Eva Pomeroy is a Lecturer in Applied Human Sciences at Concordia University. She teaches, consults and collaborates in the areas of facilitation, leadership, learning and change, human systems intervention and action-research. She is an active member in the burgeoning ULab/Theory U community presently emerging in Montreal. She has a particular interest in optimizing the relationship between work and family systems, and the creation of innovative solutions to do so.
Industry Expertise (3)
Writing and Editing
Areas of Expertise (10)
Work Family Balance
Group and Workshop Facilitation
Birmingham City University: Ph.D., Education 1999
Thesis: "Excluded Students’ Perceptions of their Educational Experience: A Model for Understanding"
McGill University: B.A., Political Science 1992
Media Appearances (5)
Opinion: Employers gain when they give employees a chance to balance work and family
There’s a new line on my CV. It reads: Eight years experience at home taking care of my young children. Enough pretending that the work required to care for another human being doesn’t count. It is one of our great collective blind spots and, as we celebrate Mother’s Day Sunday, it’s time to bring it into view ...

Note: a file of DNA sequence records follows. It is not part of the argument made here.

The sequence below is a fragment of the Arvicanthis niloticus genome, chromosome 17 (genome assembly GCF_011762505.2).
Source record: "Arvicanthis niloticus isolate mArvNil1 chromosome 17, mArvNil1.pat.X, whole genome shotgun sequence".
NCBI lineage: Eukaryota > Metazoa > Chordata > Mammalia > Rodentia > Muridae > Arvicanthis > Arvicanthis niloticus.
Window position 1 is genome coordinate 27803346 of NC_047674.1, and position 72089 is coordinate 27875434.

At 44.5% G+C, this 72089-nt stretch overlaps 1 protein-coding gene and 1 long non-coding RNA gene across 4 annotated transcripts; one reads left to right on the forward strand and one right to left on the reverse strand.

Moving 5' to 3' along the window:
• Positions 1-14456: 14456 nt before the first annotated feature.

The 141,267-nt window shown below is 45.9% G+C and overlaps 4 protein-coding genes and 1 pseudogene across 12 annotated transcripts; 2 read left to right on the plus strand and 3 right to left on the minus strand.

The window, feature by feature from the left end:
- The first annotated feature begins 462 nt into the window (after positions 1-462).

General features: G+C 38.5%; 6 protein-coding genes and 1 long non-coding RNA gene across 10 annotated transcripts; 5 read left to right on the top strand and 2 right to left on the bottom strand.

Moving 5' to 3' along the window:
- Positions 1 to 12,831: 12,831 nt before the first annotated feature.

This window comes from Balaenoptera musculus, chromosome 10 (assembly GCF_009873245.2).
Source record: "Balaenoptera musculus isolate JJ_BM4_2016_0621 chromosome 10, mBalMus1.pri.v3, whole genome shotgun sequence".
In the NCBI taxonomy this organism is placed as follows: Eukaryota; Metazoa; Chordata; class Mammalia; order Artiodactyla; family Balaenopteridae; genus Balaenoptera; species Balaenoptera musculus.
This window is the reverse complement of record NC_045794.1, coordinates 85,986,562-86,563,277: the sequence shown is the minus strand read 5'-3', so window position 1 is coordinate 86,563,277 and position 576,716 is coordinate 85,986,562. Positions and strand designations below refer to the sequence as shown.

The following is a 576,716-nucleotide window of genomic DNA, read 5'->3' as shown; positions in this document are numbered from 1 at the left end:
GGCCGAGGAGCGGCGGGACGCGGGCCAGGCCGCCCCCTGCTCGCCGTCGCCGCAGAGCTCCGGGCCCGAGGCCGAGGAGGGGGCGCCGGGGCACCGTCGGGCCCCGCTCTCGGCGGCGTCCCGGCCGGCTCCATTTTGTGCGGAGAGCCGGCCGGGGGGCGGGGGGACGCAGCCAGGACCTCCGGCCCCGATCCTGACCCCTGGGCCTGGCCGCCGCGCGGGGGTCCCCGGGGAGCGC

Work-Family Balance Isn't Just an Issue, It's a Movement
Huffington Post online
Family is the f-word of feminism. At least it has been. But that is about to change ...
Why job-life balance is no longer 'just a women's issue'
Concordia University News
“It’s the hardest part of the day,” a friend said to me recently at daycare drop off. “It’s the guilt.” I understand completely and am grateful to hear him voice it. My gratitude stems partly from knowing I’m not alone and largely because his engagement reflects a larger cultural shift taking place in the dialogue around work-family balance: it is beginning to be initiated by men ...
Why businesses should be adapting to make work-life balance an option
The Globe and Mail
My friend Beatrice is an accidental flex worker. Made redundant when her company decided to downsize, she was later asked to return when the economy picked up and the company needed her skills and experience. She did return – only this time, on her own terms: as a consultant, working part-time and flexibly. Now she enjoys a healthy balance between the work she loves and the time needed to care for her three young children ...
Opinion: Making family and work … work
We’re incredibly lucky to be parents in Quebec, right? Generous parental leave and subsidized daycare have made me the envy of my friends elsewhere. With this kind of support in place, doesn’t it follow that we should be less stressed than parents in other provinces?